- On January 23, 2020
- cannabis business, cannabis laws, cannabis legislation, cannabis news, cannabis regulations, colorado cannabis, Colorado cannabis legislation, Colorado marijuana, Colorado state news, marijuana regulations, regulations
Since recreational marijuana sales began in Colorado in 2014, there’s been an influx of people moving to the state for jobs in the cannabis industry. At the time, Colorado was the only state selling marijuana for adult-use, so in order to limit out-of-state and black market activity, regulations required anyone applying for a marijuana industry badge to be a Colorado resident.
Since then, eleven states have legalized adult-use cannabis, and companies based in California, Canada, and other legal markets have expanded to Colorado, and vice versa. It’s created a challenge for multi-state cannabis companies with employees who travel to Colorado for business. The current regulations require employees who aren’t state residents to be shadowed by a badged employee and registered as a “visitor.”
Colorado and Illinois are the only states with residency requirements for cannabis workers, and cannabis companies and industry workers say that the regulation creates unnecessary obstacles. However, that could change with a bill introduced by Rep. Matt Gray (D-Broomfield) that would eliminate residency requirements for out of state cannabis employees and allow them to apply for a license to work in Colorado.
“The goal is not to diminish the standard of what it takes to get a license — it’s still the same standard — but if your company operates in Colorado and Michigan and your company wants to fly in someone from Michigan once a month, they could do that,” Gray told Westword. “A lot of businesses have regional employees that don’t have rules about access to premises. If you have restaurants in five states, you don’t need five licenses to go into a kitchen to show someone how to cook. We have tighter control on cannabis, and that makes sense, but this [rule] doesn’t make sense.”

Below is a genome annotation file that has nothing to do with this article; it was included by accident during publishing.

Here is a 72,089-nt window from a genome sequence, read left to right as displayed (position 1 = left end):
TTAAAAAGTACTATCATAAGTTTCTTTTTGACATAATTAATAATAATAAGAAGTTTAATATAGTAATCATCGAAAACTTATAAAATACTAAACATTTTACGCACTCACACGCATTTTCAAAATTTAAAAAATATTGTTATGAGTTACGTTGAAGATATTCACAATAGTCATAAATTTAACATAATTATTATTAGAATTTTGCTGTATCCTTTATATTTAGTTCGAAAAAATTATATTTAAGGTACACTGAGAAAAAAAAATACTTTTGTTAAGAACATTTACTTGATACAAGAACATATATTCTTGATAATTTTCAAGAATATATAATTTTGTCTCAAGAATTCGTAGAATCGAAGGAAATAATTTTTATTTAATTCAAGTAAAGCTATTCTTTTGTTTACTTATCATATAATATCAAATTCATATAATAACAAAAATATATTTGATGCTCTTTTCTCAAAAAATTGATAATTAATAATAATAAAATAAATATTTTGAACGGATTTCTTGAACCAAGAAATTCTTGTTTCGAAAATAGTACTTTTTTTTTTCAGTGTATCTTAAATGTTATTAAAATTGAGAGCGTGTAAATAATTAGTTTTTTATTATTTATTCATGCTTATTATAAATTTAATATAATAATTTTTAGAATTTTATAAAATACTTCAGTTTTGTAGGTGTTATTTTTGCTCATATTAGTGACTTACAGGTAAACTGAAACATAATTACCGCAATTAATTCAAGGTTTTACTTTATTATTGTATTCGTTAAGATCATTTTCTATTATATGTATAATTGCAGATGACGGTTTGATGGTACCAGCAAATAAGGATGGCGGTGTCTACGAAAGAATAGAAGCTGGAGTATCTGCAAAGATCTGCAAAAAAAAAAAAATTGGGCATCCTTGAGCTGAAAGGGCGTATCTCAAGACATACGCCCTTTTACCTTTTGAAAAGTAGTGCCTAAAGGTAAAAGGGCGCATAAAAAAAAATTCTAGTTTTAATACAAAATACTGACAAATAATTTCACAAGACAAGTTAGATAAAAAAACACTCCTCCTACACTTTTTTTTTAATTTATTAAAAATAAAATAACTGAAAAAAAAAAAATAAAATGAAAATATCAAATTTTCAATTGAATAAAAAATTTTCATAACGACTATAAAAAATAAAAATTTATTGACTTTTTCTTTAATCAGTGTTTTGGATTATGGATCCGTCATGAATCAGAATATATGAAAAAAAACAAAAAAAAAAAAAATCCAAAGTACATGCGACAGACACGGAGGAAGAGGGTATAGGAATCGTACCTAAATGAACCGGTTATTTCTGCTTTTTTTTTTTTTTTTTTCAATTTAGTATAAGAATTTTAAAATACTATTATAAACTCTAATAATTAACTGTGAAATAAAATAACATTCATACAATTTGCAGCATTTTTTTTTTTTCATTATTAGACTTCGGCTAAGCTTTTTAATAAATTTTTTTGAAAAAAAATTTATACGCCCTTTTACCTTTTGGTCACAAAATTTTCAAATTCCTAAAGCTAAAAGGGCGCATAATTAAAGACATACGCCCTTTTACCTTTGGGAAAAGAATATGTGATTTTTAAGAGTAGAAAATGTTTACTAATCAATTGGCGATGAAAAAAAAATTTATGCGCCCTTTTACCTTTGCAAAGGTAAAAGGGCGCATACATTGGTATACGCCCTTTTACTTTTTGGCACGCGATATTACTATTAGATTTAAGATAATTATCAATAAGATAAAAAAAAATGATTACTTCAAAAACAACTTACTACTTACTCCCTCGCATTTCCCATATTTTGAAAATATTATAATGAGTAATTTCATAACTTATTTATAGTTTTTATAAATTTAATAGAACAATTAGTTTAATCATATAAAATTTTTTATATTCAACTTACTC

The bill wouldn’t change residency requirements for owners of cannabis companies, who are required to have one owner who has been a resident of Colorado for at least one year.
The change to residency requirements for marijuana workers would impact a wide-range of cannabis workers.
“Plant-touching is most important, of course: budtenders, growers, marijuana-infused-product workers, packaging, production, etc. That said, it doesn’t have to be limited to that,” explains Terrapin Care Station communications manager Peter Marcus. “Government affairs directors, communications professionals, compliance directors, sales directors: They all often are badged because they enter facilities, work with quality control/assurance [and] give tours to officials. Sometimes employees are badged simply out of an abundance of caution. So, it could impact every level of the company, minus ownership.”
House Bill 1080 will have its first hearing before the House Business Affairs and Labor Committee on February 4.
Looking to break into the cannabis or hemp with a brand new business idea? Be sure to get your marketing on point with a website and design package from the experts at Colorado 420 Websites! Contact us today.